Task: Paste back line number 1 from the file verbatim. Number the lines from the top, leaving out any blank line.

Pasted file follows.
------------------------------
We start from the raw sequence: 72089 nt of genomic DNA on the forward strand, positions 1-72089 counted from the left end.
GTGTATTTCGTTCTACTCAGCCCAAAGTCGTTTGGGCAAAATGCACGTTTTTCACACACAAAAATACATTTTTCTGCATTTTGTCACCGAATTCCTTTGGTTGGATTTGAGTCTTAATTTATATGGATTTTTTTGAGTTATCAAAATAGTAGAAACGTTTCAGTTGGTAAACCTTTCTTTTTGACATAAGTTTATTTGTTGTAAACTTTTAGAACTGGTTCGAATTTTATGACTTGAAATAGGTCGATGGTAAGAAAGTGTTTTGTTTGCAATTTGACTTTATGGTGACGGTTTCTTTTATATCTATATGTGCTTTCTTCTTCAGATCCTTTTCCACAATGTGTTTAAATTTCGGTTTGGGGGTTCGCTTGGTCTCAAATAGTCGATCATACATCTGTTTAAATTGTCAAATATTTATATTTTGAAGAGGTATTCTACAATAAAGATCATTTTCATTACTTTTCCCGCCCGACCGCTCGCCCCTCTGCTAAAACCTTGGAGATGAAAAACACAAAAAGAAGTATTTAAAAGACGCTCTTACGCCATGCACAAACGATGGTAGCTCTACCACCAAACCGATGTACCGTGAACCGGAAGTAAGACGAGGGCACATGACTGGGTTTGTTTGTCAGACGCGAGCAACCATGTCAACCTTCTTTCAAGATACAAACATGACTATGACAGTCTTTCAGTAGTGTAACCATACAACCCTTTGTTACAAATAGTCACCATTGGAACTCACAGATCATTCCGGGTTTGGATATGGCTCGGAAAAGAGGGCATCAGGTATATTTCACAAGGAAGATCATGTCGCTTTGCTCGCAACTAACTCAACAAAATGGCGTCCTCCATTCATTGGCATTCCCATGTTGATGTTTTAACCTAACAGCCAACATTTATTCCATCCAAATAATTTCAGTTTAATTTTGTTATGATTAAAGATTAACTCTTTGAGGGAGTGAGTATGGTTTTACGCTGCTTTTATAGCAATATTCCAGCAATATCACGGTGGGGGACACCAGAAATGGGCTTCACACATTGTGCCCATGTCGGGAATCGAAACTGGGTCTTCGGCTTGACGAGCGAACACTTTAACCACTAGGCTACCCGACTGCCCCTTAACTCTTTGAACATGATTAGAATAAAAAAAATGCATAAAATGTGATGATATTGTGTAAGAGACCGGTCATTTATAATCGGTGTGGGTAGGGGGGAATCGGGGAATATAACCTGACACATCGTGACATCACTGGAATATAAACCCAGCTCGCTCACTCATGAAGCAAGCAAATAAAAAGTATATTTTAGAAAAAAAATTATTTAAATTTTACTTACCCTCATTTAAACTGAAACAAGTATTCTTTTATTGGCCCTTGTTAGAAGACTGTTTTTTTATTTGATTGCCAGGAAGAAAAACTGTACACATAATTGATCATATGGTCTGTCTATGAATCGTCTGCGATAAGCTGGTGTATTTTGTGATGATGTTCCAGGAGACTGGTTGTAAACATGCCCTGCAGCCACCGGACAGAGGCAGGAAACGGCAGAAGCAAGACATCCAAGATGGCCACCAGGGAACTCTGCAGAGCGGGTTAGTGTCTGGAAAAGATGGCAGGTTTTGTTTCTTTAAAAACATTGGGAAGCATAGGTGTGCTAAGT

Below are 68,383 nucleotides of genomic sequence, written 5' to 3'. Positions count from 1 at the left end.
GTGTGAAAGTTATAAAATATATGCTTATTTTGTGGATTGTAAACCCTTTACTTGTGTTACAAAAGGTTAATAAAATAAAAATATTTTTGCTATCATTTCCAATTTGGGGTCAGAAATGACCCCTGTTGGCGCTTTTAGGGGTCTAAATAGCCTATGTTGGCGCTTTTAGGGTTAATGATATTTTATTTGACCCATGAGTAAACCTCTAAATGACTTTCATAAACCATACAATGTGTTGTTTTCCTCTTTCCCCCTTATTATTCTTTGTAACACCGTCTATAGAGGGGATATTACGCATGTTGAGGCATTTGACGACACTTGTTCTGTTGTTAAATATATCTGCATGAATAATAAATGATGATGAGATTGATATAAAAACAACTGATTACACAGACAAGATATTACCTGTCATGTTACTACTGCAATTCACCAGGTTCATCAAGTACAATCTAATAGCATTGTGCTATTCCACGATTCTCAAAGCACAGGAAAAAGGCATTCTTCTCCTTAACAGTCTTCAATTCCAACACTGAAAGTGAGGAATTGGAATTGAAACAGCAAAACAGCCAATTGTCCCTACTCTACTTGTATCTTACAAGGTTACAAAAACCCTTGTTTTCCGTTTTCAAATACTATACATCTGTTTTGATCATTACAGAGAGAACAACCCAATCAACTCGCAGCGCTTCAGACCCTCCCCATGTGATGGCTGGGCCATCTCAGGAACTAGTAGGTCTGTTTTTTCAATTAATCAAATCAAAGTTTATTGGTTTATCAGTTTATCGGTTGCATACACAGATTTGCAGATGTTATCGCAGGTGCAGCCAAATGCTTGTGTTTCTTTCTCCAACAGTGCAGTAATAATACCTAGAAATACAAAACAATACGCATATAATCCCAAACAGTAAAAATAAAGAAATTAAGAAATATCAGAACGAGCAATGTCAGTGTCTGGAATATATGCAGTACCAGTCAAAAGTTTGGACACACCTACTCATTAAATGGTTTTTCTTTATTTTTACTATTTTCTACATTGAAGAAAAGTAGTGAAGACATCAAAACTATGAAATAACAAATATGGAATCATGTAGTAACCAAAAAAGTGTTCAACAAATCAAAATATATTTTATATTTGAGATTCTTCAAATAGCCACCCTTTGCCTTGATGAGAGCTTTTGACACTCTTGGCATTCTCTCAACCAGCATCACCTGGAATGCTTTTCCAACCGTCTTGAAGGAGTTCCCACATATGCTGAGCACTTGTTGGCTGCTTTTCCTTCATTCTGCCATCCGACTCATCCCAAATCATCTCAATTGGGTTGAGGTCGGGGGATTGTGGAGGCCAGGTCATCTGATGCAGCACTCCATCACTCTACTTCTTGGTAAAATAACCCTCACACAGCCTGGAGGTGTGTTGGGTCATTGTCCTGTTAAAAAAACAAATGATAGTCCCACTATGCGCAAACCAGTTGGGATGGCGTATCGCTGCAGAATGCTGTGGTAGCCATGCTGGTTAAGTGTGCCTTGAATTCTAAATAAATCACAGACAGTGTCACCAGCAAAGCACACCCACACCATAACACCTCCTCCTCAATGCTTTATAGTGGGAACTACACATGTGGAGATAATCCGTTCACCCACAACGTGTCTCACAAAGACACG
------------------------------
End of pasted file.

We start from the raw sequence: 72089 nt of genomic DNA on the forward strand, positions 1-72089 counted from the left end.